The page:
Ministry for linking S Asian power grids to meet demand-supply gap

Written by Sanjay Jog | New Delhi | Updated: Nov 6 2009, 01:35am hrs
The power ministry, which is striving to chase the capacity addition target of 78,700 mw in the 11th Plan to bridge the widening gap between the demand and supply, has proposed to explore opportunities to interconnect South Asian power grids on the lines of the Nordic Power Exchange (Nord Pool), Union for the Coordination of Transmission of Electricity (UCTE), Europe, Asean Grid and North American Grid.

The project envisages interconnection between India and Bhutan with possible investment of $850 million (3,000 mw), between India and Nepal 400 kv transmission line at $50 million, between India and Sri Lanka the 1,000 mw HVDC system at $415 million, with Bangladesh 1,000 mw HVDC back-to-back at $220 million. With Pakistan, India plans to tap HVDC back-to-back link. This will create a win-win situation for these countries whereby India will have access to green hydro power while the other South Asian countries can provide a good demand market to harness all resources.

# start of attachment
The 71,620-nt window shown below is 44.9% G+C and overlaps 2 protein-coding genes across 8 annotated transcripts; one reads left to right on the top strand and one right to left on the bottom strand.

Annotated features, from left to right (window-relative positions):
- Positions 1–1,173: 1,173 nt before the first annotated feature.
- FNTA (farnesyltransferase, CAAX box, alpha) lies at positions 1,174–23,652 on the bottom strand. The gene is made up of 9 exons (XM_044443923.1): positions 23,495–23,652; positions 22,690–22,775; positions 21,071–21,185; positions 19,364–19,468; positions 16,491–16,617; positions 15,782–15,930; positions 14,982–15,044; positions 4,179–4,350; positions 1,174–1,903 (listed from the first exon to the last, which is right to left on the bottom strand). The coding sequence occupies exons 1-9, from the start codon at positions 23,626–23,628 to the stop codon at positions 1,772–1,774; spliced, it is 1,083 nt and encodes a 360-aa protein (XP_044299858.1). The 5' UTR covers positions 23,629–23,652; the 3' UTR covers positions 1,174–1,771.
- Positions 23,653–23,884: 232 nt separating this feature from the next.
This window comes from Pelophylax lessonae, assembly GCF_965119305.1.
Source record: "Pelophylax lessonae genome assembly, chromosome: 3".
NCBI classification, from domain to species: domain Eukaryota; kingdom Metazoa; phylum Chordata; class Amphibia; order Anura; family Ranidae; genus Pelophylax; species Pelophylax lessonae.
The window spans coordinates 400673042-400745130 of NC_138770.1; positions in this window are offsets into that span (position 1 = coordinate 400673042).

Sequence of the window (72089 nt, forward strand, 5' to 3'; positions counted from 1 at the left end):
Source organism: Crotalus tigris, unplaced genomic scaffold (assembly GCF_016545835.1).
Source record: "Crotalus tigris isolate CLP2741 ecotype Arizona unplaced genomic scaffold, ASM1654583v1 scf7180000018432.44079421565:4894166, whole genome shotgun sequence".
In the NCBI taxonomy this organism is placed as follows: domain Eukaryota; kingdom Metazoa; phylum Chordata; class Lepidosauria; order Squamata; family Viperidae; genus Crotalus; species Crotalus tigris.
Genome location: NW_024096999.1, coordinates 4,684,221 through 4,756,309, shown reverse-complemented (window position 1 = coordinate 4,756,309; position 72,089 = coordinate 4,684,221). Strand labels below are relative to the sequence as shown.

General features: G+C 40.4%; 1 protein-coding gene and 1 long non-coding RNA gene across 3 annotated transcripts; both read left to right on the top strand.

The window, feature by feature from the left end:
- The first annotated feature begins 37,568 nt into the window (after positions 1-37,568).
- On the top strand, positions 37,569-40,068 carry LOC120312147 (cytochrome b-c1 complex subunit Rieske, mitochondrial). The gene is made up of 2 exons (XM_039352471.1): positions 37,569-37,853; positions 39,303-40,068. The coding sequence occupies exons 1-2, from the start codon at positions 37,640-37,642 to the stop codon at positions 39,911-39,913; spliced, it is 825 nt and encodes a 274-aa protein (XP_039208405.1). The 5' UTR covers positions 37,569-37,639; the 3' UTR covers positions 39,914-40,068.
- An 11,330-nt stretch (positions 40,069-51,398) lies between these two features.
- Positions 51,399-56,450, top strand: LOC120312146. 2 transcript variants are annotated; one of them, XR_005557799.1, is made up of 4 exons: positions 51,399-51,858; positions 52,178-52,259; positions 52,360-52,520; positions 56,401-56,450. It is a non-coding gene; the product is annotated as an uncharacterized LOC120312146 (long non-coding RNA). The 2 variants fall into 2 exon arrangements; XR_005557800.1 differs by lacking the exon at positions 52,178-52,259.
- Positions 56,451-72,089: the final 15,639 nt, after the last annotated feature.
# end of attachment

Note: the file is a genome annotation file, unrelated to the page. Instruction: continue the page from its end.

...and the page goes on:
The Central Transmission Utility, PowerGrid Corporation may be roped in to carry out necessary system study and prepare a detailed project report, the power ministry official told FE on the sidelines of a conference on Enabling Regulation for Investment in Infrastructure. The official said India and Bhutan grids are currently interconnected through 400 kv/220 kv/132 kv transmission links with generation capacity of more than 1,400 mw in Bhutan. Moreover, India and Nepal grids are also interconnected 132 kv/33 kv/11 kv links for about 50 mw exchange. Besides, a committee set up by the power ministry would soon visit Bangladesh to pursue interconnection plan.

The official argued that interconnection of South Asian countries was necessary, especially, when in all these countries against the huge potential of hydro power the achievement is quite low. In India, against the potential of 1,50,000 mw only 36,000 mw is exploited, Bhutan against 30,000 mw only 1,500 mw, in Nepal against 83,000 mw only 680 mw and in Pakistan against 27,000 mw only 6,500 mw. Geographically widely spread India grid can facilitate interconnections with these countries. So far the PowerGrid Corporation has developed inter regional transfer capacity of 20,800 mw which would be increased to 37,000 mw by 2012, the official said.

However, the official said such interconnections would be possible after addressing various regulatory concerns which include harmonising of grid code, transmission tariff, procurement/sale of power, identification of trading agency and transmission investment decision. The quantum of power exchange would have to be tied up with generation projects/trading agencies to establish transmission infrastructure.